See "man sudo_root" for details.
ubuntu@vm-gcp-spoke-2:~$
ubuntu@vm-gcp-spoke-2:~$

ubuntu@vm-gcp-spoke-2:~$ wget https://www.google.com
--2021-01-02 17:46:12-- https://www.google.com/
Resolving www.google.com (www.google.com)… 74.125.197.147, 74.125.197.103, 74.125.197.104, …
Connecting to www.google.com (www.google.com)|74.125.197.147|:443… connected.
HTTP request sent, awaiting response… 200 OK
Length: unspecified [text/html]
Saving to: ‘index.html.21’
index.html.21 [ <=> ] 12.54K --.-KB/s in 0s
2021-01-02 17:46:12 (29.4 MB/s) - ‘index.html.21’ saved [12844]

ubuntu@vm-gcp-spoke-2:~$ wget https://cloud.google.com
--2021-01-02 17:46:59-- https://cloud.google.com/
Resolving cloud.google.com (cloud.google.com)… 74.125.20.113, 74.125.20.102, 74.125.20.100, …
Connecting to cloud.google.com (cloud.google.com)|74.125.20.113|:443… connected.
HTTP request sent, awaiting response… 200 OK
Length: 706920 (690K) [text/html]
Saving to: ‘index.html.22’
index.html.22 100%[==============================================================>] 690.35K 3.44MB/s in 0.2s
2021-01-02 17:47:00 (3.44 MB/s) - ‘index.html.22’ saved [706920/706920]
ubuntu@vm-gcp-spoke-2:~$

ubuntu@vm-gcp-spoke-2:~$ wget https://www.ubuntu.com
--2021-01-02 17:48:34-- https://www.ubuntu.com/
Resolving www.ubuntu.com (www.ubuntu.com)… 91.189.88.180, 91.189.88.181, 91.189.91.45, …
Connecting to www.ubuntu.com (www.ubuntu.com)|91.189.88.180|:443… connected.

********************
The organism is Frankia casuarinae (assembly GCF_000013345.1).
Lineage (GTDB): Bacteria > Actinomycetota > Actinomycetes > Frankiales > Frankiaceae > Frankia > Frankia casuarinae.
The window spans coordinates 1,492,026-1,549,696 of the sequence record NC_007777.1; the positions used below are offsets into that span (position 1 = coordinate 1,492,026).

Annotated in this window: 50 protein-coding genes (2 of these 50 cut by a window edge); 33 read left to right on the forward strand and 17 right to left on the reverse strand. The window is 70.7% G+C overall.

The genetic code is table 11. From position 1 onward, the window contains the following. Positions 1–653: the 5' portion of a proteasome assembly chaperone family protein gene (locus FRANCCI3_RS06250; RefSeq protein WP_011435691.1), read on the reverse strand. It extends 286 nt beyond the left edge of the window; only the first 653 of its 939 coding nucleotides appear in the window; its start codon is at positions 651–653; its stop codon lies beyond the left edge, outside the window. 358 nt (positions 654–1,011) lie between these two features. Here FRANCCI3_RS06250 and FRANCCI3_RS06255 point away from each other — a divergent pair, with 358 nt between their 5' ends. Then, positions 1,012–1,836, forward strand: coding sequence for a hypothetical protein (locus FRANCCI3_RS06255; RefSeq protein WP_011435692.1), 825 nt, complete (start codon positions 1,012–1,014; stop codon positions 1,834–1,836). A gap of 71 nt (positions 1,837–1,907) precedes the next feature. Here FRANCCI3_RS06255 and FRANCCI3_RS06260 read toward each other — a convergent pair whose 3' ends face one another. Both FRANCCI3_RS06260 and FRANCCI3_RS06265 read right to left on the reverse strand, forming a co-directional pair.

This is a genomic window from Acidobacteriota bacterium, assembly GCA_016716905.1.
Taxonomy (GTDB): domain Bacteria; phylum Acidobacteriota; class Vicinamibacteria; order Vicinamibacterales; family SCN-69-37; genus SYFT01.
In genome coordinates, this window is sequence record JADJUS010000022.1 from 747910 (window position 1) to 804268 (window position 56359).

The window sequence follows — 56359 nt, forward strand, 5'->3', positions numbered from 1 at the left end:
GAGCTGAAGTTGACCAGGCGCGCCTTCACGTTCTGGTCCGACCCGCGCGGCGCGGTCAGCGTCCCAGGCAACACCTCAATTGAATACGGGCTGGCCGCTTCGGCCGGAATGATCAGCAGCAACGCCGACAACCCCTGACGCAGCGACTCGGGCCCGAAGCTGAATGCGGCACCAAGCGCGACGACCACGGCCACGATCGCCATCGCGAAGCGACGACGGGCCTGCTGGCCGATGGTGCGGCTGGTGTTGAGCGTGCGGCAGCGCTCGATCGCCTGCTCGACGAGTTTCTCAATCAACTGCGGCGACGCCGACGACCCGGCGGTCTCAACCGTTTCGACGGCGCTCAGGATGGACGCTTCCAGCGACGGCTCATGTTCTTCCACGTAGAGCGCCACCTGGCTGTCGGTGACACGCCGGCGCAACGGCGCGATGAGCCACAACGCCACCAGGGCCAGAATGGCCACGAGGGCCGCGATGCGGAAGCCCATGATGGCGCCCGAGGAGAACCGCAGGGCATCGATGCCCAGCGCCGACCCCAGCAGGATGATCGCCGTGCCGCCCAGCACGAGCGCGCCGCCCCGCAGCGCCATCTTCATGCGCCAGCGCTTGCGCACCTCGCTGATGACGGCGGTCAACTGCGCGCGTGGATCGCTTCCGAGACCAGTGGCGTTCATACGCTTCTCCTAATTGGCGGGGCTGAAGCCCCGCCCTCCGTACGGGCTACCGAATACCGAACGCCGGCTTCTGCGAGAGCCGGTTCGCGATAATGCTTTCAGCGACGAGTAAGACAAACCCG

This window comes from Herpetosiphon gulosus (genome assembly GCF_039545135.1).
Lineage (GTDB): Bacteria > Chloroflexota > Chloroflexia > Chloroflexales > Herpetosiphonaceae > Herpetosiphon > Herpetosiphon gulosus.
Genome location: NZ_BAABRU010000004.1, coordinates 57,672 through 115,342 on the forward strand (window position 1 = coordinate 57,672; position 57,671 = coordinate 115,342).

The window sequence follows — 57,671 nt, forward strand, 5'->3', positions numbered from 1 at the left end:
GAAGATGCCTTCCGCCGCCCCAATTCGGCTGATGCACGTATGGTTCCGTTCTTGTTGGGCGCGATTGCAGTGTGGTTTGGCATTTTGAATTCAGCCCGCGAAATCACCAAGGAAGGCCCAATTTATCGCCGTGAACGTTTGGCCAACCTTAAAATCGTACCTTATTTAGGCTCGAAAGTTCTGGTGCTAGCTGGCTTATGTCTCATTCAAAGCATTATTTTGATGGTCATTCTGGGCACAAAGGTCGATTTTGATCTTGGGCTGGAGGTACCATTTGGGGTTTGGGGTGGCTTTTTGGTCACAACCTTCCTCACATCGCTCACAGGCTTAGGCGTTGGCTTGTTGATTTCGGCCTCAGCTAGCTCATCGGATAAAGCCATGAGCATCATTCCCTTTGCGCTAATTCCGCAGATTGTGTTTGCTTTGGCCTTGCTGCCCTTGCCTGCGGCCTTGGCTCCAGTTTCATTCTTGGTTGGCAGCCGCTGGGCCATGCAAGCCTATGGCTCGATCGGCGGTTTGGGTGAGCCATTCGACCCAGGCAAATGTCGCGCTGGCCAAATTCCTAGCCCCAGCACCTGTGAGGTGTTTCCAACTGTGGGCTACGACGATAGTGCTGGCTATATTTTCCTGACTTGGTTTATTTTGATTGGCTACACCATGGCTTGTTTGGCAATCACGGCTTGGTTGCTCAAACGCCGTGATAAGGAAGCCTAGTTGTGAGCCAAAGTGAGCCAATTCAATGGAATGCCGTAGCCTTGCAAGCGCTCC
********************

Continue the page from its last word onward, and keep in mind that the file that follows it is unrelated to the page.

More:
HTTP request sent, awaiting response… 301 Moved Permanently
Location: https://ubuntu.com/ [following]
--2021-01-02 17:48:35-- https://ubuntu.com/
Resolving ubuntu.com (ubuntu.com)… 91.189.88.180, 91.189.91.44, 91.189.91.45, …
Connecting to ubuntu.com (ubuntu.com)|91.189.88.180|:443… connected.
HTTP request sent, awaiting response… 200 OK
Length: 121017 (118K) [text/html]
Saving to: ‘index.html.23’
index.html.23 100%[==============================================================>] 118.18K 319KB/s in 0.4s
2021-01-02 17:48:36 (319 KB/s) - ‘index.html.23’ saved [121017/121017]
ubuntu@vm-gcp-spoke-2:~$

Now if we try to access any other FQDN, that should fail

ubuntu@vm-gcp-spoke-2:~$ wget https://www.espn.com
--2021-01-02 17:49:27-- https://www.espn.com/
Resolving www.espn.com (www.espn.com)… 13.224.10.82, 13.224.10.114, 13.224.10.88, …
Connecting to www.espn.com (www.espn.com)|13.224.10.82|:443… connected.